By Robert F. Sharpe, Jr.
Age and wealth matter in fundraising.
Early last year, I introduced the term “Gerontrophilanthroplutocracy” at a number of gatherings of development professionals. The purpose of this term was to grab the attention of the attendees and open a discussion of ongoing major shifts in the philanthropic landscape, from demographic shifts to lingering impacts of the recent economic downturn.
Fundraising during the Great Recession
During the downturn, we at Sharpe Group noticed that the economic environment was impacting charitable organizations and institutions differently depending on their mission, location, size and other factors. At the time, there was widespread speculation about what was causing some organizations to experience dramatic decreases in funding while others remained steady or even enjoyed an increase.
Now that individual giving has largely recovered to pre-recession levels and data from the downturn is becoming available from the IRS and other sources, an emerging picture is providing some insight on the past, present and perhaps future of philanthropy in the U.S. IRS data yields surprising information
The Treasury Department recently released a compilation of data culled from tax returns filed by individuals in 2014. Among other things, this report categorizes amounts deducted as charitable gifts by adjusted gross income (AGI), age ranges of donors and other factors. Since roughly 80 percent of gifts by individuals are itemized on tax returns, this information provides a fairly accurate representation of charitable giving.
When added to similar tax deduction data released for prior years, we found that itemized giving by individuals dropped some 15 percent between 2007 and 2009 before beginning a gradual recovery to pre-recession levels by 2014. However, the decline and recovery have not been spread evenly over all age ranges.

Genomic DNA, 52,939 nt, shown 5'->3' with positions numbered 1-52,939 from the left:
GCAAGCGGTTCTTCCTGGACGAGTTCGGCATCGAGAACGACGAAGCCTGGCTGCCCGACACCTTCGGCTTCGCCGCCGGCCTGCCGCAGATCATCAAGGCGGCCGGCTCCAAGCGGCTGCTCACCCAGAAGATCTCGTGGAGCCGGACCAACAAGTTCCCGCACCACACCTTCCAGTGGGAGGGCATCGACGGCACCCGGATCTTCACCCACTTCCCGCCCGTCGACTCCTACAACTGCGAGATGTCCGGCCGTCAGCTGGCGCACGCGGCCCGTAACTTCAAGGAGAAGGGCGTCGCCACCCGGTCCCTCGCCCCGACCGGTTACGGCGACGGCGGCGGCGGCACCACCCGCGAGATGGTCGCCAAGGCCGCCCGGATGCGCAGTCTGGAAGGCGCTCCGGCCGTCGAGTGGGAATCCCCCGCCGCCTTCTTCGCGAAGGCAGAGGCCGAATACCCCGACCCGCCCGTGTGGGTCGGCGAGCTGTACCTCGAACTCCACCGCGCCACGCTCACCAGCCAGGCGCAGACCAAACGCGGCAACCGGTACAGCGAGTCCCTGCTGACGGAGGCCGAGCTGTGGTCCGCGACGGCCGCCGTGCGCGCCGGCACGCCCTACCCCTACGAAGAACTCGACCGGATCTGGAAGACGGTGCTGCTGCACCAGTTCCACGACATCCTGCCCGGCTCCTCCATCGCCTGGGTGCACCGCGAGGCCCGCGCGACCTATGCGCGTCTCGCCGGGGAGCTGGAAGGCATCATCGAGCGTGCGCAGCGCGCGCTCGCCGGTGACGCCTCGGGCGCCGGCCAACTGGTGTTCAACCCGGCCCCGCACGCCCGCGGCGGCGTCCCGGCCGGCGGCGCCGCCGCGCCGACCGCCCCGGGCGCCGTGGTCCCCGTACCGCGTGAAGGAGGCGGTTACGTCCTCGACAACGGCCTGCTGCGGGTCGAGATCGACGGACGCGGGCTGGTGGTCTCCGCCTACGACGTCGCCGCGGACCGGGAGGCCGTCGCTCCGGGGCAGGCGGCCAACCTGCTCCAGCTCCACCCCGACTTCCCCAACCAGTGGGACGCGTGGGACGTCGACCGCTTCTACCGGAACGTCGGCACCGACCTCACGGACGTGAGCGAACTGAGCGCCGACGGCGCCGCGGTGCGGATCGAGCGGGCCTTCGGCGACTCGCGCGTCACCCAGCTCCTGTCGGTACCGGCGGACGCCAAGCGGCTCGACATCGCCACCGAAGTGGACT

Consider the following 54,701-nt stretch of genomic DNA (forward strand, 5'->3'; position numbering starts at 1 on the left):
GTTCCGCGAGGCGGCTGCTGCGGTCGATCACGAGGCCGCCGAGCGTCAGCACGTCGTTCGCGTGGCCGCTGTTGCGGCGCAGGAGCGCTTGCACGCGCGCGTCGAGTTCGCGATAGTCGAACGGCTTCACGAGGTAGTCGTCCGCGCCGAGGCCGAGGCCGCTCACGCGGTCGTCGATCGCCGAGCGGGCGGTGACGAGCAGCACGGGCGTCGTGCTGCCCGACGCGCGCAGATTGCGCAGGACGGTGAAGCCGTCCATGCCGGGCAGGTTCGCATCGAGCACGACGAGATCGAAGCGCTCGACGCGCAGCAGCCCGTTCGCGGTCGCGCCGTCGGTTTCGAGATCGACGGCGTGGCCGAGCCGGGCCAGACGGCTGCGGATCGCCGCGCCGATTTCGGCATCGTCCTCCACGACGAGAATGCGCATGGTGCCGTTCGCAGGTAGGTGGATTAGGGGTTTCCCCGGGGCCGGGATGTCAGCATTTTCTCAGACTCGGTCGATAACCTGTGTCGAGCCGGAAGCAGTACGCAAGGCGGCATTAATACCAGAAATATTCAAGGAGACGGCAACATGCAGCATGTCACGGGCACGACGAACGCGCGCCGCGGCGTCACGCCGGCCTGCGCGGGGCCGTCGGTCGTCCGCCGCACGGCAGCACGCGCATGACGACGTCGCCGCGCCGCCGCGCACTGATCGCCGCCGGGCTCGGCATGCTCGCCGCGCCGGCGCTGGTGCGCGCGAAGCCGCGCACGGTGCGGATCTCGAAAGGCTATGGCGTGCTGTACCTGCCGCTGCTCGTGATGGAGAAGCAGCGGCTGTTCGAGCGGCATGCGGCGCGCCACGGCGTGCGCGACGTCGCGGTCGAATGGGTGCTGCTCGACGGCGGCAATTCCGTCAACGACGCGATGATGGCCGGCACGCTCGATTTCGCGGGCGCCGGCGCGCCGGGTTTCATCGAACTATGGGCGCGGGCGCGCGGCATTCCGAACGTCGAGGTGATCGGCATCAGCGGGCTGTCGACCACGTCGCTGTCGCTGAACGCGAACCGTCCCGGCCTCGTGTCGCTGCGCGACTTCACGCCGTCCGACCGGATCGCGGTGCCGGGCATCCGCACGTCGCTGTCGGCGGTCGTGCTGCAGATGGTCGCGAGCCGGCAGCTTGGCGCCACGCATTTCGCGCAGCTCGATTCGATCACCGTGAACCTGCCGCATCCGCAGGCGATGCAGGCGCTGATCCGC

Giving by those under age 55 rose only 11 percent between 2009 and 2014 and had not yet fully recovered to pre-recession levels by 2014. On the other hand, giving by taxpayers age 55 and older grew by 58 percent during that time and has led the way in recovery.
Note the comparison of these two age ranges illustrated in Fig. 1.
Perhaps the most surprising fact revealed by this IRS data is the dominance of the 65-and-older age group in charitable giving (See Fig 2). Some $70 billion, or 33 percent of the total donated and itemized and 25 percent of individual gifts (as reported by Giving USA), was given by those 65 and older. To underscore this fact, note that these 7.7 million donors represent just 3 percent of all Americans over the age of 21. The next closest age range was 55-64; this group donated approximately $56 billion.
Hence the term “Gerontrophilanthroplutocracy.” It is becoming increasingly evident that older Americans are leading the way in philanthropy. If it were not for them, the nation’s nonprofit community would be experiencing a much less robust recovery—if any recovery at all.